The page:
What are Salesforce Governor Limits? Best Practices & Examples

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Salesforce governor Limits are a concept that exists because Salesforce and Apex run in a multitenant environment. Multitenancy is a fundamental technology that sits alongside cloud computing.

Back when on-premise servers ruled the earth, you would purchase one or many servers to sit within your office or home. These servers would run your applications, and you would own the full processing power and storage capacity. You would also be responsible for the upkeep, maintenance, and upgrades. Fast forward to today, multitenancy allows us to share resources with other users of an application, in a cost-effective and secure manner.

Salesforce Multitenancy

Due to the nature of multitenancy and the fact we are sharing resources, governor limits are in place to ensure that any Apex we develop, does not monopolize the shared resources we are allocated.

Imagine this: there are 100 flats in a single apartment building. The 100 flats share resources: water, electricity, gas and wi-fi bandwidth. Imagine if several flats started some bitcoin mining which started to hog all of the electricity. Then imagine if some other flats started to download huge 4k video files from the interwebs. And then also imagine if some other flats were running baths all at the same time. If you lived in this apartment building, things would turn into a nightmare: you wouldn’t be able to stream any videos online in any reasonable time frame, your electricity bills would quadruple in a single month and the water pressure in your shower would decline to an embarrassing trickle.

The apartment building is a Salesforce instance (also known as a pod or server). The flats are the individual Salesforce orgs (there can be tens of thousands of orgs on a single sever). The distribution of shared resources is the multi-tenancy architecture.

This analogy helps to explain why governor limits are so helpful – they prevent inconsiderate actors from hogging database, memory, network or processor resources that you and other customers on the same server need to effectively run their business processes in the cloud. So, governor limits dictate what your code can and cannot do when it is executed on the Salesforce platform. And this contributes to the scalability of the platform since the resource allocation is defined.

Salesforce Governor Limits

There are many different types of governor limits, some of which are tied to your Salesforce edition. For example, Professional Edition enables one to have 50 custom objects but 2,000 for Unlimited and Performance.

Some other governor limits have ‘soft’ limits that can either be solved by Salesforce or by purchasing additional add-ons. For example, the current limit is 6MB of Apex code per org but this can be increased on a case by case basis by Salesforce Support. Other limits are based on a combination of both your Salesforce edition but also the number of user licenses on the org. For example, API and data storage limits.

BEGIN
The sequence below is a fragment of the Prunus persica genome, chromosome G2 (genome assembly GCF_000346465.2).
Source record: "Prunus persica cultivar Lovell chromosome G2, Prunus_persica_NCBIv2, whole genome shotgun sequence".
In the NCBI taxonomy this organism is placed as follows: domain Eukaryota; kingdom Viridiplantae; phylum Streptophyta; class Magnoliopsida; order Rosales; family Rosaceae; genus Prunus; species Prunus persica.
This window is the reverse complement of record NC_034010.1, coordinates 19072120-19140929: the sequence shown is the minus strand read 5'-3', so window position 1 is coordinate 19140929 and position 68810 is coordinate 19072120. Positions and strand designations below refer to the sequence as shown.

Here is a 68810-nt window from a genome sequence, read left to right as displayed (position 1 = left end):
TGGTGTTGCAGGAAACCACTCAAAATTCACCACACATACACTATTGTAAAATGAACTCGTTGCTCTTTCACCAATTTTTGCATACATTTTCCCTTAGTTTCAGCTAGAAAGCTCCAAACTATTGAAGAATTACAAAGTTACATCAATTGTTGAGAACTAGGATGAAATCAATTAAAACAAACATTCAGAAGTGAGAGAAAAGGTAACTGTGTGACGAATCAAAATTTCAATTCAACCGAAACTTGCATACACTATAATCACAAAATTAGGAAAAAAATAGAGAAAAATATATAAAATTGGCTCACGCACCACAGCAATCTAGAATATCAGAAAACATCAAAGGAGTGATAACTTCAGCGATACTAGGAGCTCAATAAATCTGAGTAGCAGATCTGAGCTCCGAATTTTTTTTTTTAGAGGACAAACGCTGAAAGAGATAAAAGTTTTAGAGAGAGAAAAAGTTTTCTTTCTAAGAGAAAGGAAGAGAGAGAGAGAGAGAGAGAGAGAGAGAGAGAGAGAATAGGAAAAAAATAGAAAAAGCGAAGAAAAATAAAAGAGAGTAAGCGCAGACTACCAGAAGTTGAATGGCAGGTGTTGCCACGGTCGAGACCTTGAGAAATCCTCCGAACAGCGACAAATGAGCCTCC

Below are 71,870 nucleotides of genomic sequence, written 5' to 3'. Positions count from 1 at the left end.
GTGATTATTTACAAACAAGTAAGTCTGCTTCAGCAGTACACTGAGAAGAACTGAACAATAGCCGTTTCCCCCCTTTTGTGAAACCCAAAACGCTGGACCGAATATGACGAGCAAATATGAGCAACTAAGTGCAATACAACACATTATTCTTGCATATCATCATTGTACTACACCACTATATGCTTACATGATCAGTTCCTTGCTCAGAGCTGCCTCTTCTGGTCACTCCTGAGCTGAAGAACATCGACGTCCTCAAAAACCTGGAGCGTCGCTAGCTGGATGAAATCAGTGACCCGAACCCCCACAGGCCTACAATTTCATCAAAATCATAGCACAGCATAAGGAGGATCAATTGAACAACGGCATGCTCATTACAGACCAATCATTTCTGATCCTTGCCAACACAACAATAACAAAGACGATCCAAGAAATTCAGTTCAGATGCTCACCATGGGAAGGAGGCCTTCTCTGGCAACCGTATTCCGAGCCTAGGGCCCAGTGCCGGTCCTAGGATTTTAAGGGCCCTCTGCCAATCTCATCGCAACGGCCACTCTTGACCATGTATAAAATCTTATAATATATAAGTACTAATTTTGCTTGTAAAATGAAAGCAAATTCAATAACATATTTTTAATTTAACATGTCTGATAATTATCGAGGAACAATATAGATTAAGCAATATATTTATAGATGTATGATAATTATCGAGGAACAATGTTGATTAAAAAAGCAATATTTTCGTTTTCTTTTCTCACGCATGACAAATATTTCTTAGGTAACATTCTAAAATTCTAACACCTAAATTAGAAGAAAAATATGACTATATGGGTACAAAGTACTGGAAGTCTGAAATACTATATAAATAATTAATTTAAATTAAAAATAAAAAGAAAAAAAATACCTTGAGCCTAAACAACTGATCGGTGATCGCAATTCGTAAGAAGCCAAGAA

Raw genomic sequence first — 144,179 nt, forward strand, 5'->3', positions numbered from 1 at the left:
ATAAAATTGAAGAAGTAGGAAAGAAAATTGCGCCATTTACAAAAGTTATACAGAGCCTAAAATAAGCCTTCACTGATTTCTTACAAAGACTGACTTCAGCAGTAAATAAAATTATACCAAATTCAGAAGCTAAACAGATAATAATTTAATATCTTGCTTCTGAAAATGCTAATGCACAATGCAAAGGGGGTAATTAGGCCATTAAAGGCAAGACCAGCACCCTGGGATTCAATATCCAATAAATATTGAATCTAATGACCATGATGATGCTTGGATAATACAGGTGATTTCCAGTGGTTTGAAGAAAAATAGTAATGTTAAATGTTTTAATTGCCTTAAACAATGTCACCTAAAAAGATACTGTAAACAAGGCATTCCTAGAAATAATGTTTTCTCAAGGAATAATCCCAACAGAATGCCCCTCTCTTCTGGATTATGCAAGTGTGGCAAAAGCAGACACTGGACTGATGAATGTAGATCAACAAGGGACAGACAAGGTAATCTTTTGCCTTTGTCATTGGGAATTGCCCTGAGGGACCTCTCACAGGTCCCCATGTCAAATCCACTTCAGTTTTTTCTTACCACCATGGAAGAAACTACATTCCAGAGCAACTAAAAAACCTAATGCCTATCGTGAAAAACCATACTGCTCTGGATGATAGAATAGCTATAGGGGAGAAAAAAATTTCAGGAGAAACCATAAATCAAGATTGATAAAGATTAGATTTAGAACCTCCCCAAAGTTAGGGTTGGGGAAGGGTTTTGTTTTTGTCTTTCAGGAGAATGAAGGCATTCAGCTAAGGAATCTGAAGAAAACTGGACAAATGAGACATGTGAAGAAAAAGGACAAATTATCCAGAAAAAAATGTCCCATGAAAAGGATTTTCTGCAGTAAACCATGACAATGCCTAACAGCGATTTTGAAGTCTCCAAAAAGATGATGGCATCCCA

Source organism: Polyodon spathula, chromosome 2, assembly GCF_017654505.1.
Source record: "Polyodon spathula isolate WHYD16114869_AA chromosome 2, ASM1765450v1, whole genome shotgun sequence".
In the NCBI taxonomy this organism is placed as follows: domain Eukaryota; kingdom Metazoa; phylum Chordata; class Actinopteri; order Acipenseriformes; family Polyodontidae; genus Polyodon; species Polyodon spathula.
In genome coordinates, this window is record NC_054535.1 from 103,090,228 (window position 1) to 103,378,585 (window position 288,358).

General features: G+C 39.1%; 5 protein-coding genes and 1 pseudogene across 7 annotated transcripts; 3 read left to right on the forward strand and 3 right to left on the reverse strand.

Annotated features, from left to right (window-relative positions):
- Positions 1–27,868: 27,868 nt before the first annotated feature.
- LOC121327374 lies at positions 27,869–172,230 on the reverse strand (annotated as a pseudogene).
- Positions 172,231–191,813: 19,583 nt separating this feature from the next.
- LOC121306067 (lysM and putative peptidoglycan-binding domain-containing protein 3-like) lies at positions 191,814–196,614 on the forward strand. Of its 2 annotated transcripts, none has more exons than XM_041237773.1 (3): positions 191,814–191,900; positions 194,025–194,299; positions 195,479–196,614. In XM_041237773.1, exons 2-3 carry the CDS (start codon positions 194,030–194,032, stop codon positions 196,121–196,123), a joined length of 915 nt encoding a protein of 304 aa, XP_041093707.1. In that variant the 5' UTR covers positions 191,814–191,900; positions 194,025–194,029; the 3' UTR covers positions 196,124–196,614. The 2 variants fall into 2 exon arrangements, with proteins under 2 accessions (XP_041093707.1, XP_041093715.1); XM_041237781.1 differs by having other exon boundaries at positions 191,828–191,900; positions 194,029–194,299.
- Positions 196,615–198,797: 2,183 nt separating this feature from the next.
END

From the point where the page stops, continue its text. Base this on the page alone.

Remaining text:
Other governor limits are associated more with programming in Apex: for example, an Apex class / execute anon script can only have 100 SELECT statements per synchronous transaction. Some of these limits are ‘hard’, meaning that they cannot be increased and so a new approach by the developer would be needed to achieve the desired result.

This trailhead on multi-tenancy and this Salesforce Summary article go into more detail on this subject.

Types of Governor Limits

 Per-Transaction Apex Limits – These limits count for each Apex transaction. For Batch Apex, these limits are reset for each execution of a batch of records in the execute method.

 Per Transaction Certified Managed Package Limits – If a managed package developed by a Salesforce ISV has passed security review, they are provided with generally higher per-transaction limits.

Lightning Platform Apex Limits – These limits aren’t specific to an Apex Transaction and are enforced by the Lightning platform.

Static Apex Limits – Apex Limits that are applied across all transactions

Size-Specific Apex Limits – Apex Limits related to the size of code.

Miscellaneous Apex Limits – Other Limits

Why are Governor Limits Important?

Governor Limits are a concept that all Salesforce Developers (and Admins to a lesser extent), must grasp. They will fundamentally shape the way that you architect Salesforce solutions, as well as how the code is written.

If a Salesforce Governor Limit is hit, the associated governor issues a runtime exception that cannot be handled. Which translates to, your code breaks and won’t work.

Governor Limit Best Practices

As per the official docs, there are a huge number of different types of governor limits. This article will cover some of the more common ones associated with Apex programming and outline approaches that can be taken to resolve them.

SOQL 100 Limit

One of the most well known governor limits is that an apex class / execute anonymous script can ‘only’ have 100 SELECT statements per apex transaction.

By the way, an apex transaction is a set of operations that are executed in a single unit. For example, when a trigger runs on every Account that has its name updated, processing is done to update all references across tasks and events from the old Account name to the new Account name. The sum of operations and resources that are leveraged that take place to achieve this is the apex transaction.

To demo this particular governor limit, go to a sandbox and navigate to the Developer Console. Either input cmd + E or Debug | Open Execute Anonymous Window and input the following:

for (integer i = 0; i <= 100; i++)
{
    Integer countOfAccounts = [SELECT COUNT() FROM Account];
}

Upon highlighting and then selecting ‘Execute Highlighted’ in the Dev console, you’ll receive the following error:

This is happening as per the docs: you can only have 100 SELECT statements in a synchronous context.

Governor Limit Fix

Oftentimes, this governor limit will be hit because there is a SOQL statement in a for loop; which is considered on of the ‘cardinal sins’ of programming in Apex.

List<Account> accounts = [SELECT Id, Name FROM Account];
List<Integer> contactCount = new List<Integer>();